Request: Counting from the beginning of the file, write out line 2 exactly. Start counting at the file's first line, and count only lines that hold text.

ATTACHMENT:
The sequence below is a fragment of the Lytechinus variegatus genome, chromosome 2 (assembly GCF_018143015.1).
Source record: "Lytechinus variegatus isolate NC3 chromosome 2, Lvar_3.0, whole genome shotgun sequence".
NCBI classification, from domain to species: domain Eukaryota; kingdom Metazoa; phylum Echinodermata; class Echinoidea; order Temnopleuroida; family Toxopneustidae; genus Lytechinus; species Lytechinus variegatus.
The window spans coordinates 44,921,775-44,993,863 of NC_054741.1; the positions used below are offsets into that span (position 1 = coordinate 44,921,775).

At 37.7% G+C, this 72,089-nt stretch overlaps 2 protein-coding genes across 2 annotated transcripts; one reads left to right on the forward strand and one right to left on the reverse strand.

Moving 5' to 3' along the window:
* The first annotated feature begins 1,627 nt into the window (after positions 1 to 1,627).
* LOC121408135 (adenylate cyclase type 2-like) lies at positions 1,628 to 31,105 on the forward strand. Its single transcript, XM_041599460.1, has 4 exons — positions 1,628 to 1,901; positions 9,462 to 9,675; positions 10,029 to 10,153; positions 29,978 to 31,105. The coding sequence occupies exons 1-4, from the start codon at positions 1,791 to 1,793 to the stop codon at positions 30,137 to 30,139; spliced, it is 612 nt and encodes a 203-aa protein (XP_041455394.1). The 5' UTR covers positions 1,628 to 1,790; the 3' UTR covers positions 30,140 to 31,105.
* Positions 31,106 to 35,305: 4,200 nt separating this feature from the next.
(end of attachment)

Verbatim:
Source record: "Lytechinus variegatus isolate NC3 chromosome 2, Lvar_3.0, whole genome shotgun sequence".